News from the Pacific Northwest

Suquamish reinter ancestors' remains

SUQUAMISH, Wash. - Suquamish welcomed home the remains of 11 ancestors and funerary objects Sept. 21 with a reburial ceremony at the Suquamish Cemetery, near the historic Old Man House village site.

The remains and objects were returned by the Burke Museum of Natural History and the state Parks and Recreation Commission under the 1990 Native American Graves Protection and Repatriation Act. Archaeologists had removed the remains and funerary objects from Old Man House in 1950 and turned them over to the Burke Museum.

''We are happy and relieved that the ancestors from Old Man House are coming home,'' Suquamish Chairman Leonard Forsman said in a press release. ''This is an important part of the transfer of Old Man House back to the tribe and a big part of the healing process for our community. It is very important that the spirits of our ancestors are cared for the proper way.''

Old Man House, on the eastern edge of the Suquamish Reservation, was the mother village of the Suquamish and the home of Si'ahl, also known as Chief Seattle, for whom the city was named.

The U.S. War Department acquired the Old Man House village site in 1905 for a military installation, but it remained undeveloped and was sold to a private company in 1937. In 1950, the state Parks and Recreation Commission purchased a small parcel of the village site and created Old Man House State Park. In 2005, Suquamish received the title for what is now known as Old Man House Park.

Burke Museum director Julie Stein said the repatriation represents ''years of collaboration between the tribe, the Burke Museum and Washington State Parks and Recreation Commission.''

Samish bids to regain fishing rights

ANACORTES, Wash. - A decision is pending in federal court whether to restore the Samish Indian Nation's right to fish commercially in its traditional and accustomed area.

Samish officials and their attorney presented 160 pages of evidence to U.S. District Court Judge Ricardo Martinez Oct. 10 to show how the nation should have been included in a 1974 federal decision that affirmed the right of treaty tribes to one half of the catch in their traditional waters.

The judge issuing the 1974 decision, George Boldt, omitted the Samish, apparently relying on an erroneous 1969 BIA memo that did not list the Samish as a federally recognized tribe even though they had had a government-to-government relationship with the United States since signing the 1855 Treaty of Point Elliott.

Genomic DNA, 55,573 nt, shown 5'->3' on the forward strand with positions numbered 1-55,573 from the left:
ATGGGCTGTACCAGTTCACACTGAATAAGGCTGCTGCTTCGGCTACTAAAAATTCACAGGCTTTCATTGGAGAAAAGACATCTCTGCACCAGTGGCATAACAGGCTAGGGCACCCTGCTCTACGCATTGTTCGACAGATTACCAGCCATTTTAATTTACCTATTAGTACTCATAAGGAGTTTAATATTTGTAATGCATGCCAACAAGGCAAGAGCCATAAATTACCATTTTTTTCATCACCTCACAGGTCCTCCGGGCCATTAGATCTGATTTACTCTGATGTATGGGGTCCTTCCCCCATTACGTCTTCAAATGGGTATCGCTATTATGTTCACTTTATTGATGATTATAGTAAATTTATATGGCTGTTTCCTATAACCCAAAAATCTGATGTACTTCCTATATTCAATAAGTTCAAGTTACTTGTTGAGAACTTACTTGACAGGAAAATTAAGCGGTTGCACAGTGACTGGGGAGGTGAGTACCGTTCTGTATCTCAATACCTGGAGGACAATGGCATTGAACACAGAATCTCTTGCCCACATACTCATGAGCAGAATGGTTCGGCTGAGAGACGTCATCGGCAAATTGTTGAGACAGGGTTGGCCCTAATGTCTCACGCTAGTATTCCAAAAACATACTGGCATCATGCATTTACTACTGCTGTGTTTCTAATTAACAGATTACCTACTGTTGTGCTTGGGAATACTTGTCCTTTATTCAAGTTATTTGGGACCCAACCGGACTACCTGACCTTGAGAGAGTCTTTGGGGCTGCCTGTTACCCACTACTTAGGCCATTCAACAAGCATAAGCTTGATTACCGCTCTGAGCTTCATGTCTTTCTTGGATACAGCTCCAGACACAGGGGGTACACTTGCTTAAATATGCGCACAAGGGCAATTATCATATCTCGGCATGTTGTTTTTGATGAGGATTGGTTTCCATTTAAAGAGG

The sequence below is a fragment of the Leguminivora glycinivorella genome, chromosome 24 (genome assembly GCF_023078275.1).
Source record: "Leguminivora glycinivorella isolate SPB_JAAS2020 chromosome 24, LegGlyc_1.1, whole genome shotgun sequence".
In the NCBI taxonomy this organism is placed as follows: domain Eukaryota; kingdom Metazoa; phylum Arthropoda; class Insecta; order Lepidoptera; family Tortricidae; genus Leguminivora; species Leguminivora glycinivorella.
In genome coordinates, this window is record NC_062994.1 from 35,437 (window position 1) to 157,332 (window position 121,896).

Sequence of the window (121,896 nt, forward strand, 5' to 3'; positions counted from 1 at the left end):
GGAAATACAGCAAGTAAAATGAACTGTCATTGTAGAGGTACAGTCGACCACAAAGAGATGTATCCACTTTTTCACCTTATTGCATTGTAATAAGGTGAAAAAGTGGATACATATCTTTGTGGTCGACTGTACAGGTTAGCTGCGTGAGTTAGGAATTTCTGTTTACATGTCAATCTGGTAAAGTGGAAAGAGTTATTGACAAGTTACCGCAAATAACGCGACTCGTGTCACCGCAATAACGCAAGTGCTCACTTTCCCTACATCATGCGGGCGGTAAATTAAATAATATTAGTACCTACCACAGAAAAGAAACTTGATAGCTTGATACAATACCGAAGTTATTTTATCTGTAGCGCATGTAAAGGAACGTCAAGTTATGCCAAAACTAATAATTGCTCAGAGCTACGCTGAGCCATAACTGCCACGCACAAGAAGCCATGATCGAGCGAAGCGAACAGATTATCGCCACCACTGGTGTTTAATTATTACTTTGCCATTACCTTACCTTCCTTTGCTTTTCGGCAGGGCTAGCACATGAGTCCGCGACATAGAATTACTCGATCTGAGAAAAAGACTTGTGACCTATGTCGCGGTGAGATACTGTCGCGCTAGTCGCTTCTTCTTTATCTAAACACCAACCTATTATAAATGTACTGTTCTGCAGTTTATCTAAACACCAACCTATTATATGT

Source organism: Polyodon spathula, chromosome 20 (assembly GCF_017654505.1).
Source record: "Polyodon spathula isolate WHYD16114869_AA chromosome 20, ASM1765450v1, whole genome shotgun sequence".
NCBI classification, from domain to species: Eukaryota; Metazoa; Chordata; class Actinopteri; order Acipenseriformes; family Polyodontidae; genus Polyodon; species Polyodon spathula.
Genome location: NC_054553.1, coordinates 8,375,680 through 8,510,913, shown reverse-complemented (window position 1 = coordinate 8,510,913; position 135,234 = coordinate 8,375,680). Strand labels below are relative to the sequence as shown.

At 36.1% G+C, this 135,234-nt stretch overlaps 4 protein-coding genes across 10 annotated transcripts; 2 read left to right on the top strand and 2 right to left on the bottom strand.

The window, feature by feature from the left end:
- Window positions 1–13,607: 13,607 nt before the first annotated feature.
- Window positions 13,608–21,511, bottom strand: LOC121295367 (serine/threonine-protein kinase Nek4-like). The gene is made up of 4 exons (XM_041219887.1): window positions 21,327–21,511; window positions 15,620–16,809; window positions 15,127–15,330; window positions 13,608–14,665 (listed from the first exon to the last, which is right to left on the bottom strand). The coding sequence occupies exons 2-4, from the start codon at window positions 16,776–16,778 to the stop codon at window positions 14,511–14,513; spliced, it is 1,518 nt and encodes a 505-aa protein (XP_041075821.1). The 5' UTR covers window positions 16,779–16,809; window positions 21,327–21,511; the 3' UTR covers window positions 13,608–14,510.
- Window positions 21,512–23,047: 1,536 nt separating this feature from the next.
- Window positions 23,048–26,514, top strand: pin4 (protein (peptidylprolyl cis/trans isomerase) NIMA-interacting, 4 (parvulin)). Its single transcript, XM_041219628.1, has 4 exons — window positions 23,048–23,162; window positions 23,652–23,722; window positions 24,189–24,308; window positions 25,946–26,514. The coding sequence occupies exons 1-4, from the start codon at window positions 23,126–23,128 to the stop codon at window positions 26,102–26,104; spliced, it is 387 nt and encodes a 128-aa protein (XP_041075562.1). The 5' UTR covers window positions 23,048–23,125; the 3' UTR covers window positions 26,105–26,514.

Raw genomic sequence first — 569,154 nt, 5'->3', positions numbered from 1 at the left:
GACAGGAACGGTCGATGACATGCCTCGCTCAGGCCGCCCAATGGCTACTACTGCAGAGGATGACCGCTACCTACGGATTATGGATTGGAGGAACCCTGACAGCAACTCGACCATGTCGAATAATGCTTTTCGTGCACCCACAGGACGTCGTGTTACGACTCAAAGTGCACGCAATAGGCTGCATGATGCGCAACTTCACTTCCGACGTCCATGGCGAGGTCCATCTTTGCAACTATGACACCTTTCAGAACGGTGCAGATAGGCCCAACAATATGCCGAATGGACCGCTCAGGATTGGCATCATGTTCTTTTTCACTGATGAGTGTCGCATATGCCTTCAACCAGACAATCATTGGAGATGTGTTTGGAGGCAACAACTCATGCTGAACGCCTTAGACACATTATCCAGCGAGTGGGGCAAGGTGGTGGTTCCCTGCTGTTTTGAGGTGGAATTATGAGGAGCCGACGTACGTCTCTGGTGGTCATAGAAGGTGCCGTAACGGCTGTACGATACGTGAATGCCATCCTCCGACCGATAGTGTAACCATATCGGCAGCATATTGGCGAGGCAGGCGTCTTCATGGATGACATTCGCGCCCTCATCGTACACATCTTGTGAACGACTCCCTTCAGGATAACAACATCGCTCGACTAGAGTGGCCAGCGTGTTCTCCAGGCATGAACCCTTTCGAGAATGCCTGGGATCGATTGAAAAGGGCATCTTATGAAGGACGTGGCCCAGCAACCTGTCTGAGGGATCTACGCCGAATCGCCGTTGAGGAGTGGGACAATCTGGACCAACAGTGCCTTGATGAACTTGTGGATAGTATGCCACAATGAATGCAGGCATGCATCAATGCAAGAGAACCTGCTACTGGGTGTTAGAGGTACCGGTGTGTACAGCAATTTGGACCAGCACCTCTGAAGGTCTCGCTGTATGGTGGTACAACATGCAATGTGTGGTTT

Samish leaders say restoration of fishing rights will enable them to be partners in the restoration of salmon habitat and populations, and to harvest salmon for subsistence and ceremonial purposes.

''We are not asking for anything extraordinary, just what has been rightfully ours all along,'' Samish Chairman Tom Wooten said in a statement issued by the tribal office. ''We want to partner equally in the harvest and protection of our shared natural resources.''

Samish General Manager Leslie Eastwood added, ''Samish is known for being environmentally conscientious. We were the first tribe in the nation to purchase green power and we are working with the [state] Department of Ecology and the Nisqually Tribe on a feasibility project to improve Fidalgo Bay water flow. Our concern is always about being good stewards of the resources, and taking our rightful place among the other treaty tribes as conservationists in a good way.''

New NW Indian Bar Assoc. president elected

TAHOLAH, Wash. - Naomi Stacy, Umatilla, was elected president of the Northwest Indian Bar Association Oct. 15.

Stacy, lead attorney for the Quinault Nation, is secretary of the Oregon State Bar Indian Law Section and a graduate of the 2006 Washington State Bar Association Leadership Institute.